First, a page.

17The nature, predictability and the state of the prior art: Isomers There are two types of isomers: structural isomers and stereoisomers.Two compounds are considered structural isomers is they have the same molecular formula but different connections between atoms (bonding).Two compounds are considered stereoisomers if they have the same molecular formula, the same connections between atoms, but different arrangements of the atoms in three dimensional space.Enablement usually resides in the recognition of the isomer and the successful resolution of the racemate.
18The nature, predictability and the state of the prior art: Analogues Compounds of this class are usually improved versions of a ‘pioneer’ drug with pharmacological, pharmacodynamic or biopharmaceutical advantages over the original compoundDirect analogue design involves straightforward molecular modifications, such as the synthesis of homologues, vinylogues, isosteres, modified ring systems and twin drugs (homodimers).As a rule, the basic scaffold is conserved or only slightly modified.
19The nature, predictability and the state of the prior art: Analogues Structural analogues may be compounds originally prepared from a novel lead but for which biological assays revealed totally unexpected pharmacological properties.Observation of a new activity can be purely fortuitous but can also result from planned systematic investigations.Structural analogues often originate from those serendipitous discoveries that often happen during clinical investigations.Structural analogues can also result from a systematic application of multi-target screening large series of structurally similar compounds.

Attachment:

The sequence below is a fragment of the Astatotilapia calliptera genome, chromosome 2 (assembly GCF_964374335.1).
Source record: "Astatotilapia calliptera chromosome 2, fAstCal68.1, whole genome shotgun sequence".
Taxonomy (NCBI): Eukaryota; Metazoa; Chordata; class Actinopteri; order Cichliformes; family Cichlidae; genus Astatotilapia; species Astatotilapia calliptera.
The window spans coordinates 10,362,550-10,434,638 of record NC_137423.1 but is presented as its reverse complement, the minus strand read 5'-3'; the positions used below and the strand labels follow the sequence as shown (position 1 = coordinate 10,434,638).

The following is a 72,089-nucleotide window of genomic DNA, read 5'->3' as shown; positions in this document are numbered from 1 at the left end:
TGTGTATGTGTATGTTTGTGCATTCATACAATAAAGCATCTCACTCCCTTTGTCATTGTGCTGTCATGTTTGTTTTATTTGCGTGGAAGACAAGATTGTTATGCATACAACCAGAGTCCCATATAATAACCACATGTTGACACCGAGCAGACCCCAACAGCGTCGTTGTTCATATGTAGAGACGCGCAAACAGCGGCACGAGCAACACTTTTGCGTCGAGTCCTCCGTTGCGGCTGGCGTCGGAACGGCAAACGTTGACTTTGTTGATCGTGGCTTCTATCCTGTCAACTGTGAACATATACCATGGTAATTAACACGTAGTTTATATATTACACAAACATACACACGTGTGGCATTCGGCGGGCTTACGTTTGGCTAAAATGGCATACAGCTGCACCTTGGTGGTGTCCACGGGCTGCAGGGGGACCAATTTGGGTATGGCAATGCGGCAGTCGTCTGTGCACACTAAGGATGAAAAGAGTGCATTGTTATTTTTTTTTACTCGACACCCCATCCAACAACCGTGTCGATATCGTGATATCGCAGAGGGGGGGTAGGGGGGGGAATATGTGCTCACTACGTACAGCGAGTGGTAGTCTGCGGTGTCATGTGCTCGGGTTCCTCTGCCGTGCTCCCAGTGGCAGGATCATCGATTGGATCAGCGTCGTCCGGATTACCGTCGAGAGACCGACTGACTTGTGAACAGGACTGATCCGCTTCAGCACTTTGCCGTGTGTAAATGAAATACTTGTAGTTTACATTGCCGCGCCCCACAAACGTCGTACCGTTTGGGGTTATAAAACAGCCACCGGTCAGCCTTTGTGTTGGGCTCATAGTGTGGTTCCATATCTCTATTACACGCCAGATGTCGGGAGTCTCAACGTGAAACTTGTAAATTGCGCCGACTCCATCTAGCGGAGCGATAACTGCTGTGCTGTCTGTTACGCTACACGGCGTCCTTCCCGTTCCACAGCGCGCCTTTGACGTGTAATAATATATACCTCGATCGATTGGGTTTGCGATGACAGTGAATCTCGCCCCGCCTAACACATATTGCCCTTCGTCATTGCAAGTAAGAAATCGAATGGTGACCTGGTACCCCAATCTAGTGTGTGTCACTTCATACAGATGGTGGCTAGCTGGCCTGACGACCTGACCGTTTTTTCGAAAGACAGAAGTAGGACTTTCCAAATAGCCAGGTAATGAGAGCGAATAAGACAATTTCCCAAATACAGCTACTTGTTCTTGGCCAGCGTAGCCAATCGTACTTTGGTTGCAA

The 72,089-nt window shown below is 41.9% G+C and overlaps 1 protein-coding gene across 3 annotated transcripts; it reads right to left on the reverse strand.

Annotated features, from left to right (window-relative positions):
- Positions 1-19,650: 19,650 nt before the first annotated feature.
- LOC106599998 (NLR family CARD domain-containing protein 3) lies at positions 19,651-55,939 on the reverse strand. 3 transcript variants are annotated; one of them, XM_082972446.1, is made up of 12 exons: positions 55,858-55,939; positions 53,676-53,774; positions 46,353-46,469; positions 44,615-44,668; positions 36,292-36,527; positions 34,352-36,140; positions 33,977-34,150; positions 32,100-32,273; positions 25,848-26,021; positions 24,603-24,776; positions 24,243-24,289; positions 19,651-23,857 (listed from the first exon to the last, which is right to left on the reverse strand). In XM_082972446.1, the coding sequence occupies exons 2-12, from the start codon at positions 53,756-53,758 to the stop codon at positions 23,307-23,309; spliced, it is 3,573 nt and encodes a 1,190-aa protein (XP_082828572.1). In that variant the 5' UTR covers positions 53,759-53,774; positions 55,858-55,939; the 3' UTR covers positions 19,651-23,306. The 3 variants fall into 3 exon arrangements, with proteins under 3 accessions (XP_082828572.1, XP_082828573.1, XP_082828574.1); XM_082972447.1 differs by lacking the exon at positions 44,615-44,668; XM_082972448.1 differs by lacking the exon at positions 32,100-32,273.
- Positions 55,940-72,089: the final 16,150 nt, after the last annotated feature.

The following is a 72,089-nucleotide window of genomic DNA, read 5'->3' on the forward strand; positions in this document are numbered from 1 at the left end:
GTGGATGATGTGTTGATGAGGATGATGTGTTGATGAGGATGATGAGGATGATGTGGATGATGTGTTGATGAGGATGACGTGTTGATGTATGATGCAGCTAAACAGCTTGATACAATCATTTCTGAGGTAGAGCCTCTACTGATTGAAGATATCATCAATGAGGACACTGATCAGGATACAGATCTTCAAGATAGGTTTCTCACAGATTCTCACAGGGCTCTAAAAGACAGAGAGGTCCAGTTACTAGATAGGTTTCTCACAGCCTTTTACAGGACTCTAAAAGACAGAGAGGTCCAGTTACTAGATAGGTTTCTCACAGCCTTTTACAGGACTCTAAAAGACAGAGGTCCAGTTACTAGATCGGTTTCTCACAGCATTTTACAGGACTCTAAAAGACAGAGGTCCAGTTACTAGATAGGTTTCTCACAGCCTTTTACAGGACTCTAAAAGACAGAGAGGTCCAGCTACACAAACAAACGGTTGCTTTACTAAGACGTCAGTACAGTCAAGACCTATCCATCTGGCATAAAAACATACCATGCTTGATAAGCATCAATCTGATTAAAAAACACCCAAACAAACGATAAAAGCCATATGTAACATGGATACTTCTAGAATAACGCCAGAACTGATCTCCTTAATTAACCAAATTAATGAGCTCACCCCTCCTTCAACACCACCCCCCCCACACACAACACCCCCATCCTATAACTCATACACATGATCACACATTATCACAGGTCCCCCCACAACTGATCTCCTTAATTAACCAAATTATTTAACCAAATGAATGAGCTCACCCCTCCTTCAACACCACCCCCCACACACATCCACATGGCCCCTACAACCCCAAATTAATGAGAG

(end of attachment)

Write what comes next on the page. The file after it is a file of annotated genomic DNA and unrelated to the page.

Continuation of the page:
20The nature, predictability and the state of the prior art: Analogues Drug Discovery Today Volume 11, Issues 7-8, April 2006, Pages
21Most drugs are used in crystalline form. The nature, predictability and the state of the prior art: Crystalline/Polymorphic Forms of CompoundsMost drugs are used in crystalline form.The arrangement of molecules in a crystal determine its physical properties.Physical properties of a drug affect its performance.Compounds that crystallize as polymorphs exhibit a wide range of different physical and chemical properties including melting point, solubility, density, hardness, crystal shape and spectral properties.Byrn et al.; Solid State Chemistry of Drugs, 2nd Ed. , p 143 (1999).
22The nature, predictability and the state of the prior art: Crystalline/Polymorphic Forms of CompoundsPharmaceutical processing (temperature, pressure, relative humidity) encountered during drying, granulation , milling and compression affect physical properties of crystals making consistency in products difficult.Pharmaceutical processing (temperature, pressure, relative humidity) encountered during drying, granulation , milling and compression may affect crystalline structure, making consistency in products based on structural order difficult to determine and physical properties difficult to maintain.Byrn et al.; Solid State Chemistry of Drugs, 2nd Ed. , p 143 (1999).